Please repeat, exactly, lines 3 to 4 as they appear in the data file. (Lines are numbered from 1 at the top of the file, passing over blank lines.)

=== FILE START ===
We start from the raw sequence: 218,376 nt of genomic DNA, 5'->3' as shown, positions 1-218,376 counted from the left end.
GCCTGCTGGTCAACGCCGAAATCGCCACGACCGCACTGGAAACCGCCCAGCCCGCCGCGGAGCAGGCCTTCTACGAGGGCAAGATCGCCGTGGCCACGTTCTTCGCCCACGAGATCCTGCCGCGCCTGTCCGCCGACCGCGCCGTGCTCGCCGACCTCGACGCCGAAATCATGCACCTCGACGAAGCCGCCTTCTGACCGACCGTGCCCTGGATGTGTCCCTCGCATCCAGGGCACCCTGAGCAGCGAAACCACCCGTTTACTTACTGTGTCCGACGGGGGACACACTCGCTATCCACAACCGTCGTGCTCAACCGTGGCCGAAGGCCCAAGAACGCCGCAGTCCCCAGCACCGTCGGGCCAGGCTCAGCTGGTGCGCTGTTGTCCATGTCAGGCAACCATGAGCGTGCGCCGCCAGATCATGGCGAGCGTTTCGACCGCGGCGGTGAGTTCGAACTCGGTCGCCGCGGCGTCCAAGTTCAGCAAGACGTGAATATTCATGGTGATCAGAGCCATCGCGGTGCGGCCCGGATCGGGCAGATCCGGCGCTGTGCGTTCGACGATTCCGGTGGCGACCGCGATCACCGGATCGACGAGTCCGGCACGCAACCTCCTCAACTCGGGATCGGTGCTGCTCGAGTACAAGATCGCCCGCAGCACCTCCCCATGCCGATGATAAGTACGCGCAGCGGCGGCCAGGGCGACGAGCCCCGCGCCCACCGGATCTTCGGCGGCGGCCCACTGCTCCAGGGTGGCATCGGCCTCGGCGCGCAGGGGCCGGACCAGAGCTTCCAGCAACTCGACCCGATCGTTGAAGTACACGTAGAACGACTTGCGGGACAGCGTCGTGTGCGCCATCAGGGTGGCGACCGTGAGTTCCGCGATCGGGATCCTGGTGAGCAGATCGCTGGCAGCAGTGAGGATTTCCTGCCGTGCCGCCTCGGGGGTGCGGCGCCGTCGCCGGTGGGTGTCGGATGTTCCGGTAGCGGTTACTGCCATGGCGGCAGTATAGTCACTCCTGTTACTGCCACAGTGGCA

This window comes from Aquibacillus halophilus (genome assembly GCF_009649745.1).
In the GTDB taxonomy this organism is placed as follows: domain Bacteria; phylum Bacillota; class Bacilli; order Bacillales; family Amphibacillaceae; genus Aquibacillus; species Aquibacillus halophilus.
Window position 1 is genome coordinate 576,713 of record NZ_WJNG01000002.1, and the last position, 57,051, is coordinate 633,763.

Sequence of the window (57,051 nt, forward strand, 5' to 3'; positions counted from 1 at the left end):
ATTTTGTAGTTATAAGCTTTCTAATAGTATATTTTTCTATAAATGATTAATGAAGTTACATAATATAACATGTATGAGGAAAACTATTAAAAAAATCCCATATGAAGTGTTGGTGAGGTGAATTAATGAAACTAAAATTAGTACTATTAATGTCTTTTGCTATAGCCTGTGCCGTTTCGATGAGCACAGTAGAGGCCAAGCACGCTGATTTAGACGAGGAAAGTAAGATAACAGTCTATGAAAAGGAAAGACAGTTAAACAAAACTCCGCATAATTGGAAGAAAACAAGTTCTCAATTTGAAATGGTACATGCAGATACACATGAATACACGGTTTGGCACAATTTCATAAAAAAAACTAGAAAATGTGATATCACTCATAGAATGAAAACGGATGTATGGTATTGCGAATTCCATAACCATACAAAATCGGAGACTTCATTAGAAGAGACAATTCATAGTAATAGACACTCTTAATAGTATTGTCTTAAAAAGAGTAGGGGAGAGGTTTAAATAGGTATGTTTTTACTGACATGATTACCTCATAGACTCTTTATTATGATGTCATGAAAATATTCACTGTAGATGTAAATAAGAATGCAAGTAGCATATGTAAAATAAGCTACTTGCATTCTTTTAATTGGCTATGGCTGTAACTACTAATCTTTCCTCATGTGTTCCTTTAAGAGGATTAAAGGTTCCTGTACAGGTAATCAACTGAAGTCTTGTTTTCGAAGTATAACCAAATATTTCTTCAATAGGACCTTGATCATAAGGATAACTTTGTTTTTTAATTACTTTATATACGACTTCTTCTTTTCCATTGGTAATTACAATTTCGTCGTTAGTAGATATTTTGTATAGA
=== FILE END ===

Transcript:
This window comes from Aquibacillus halophilus (genome assembly GCF_009649745.1).
In the GTDB taxonomy this organism is placed as follows: domain Bacteria; phylum Bacillota; class Bacilli; order Bacillales; family Amphibacillaceae; genus Aquibacillus; species Aquibacillus halophilus.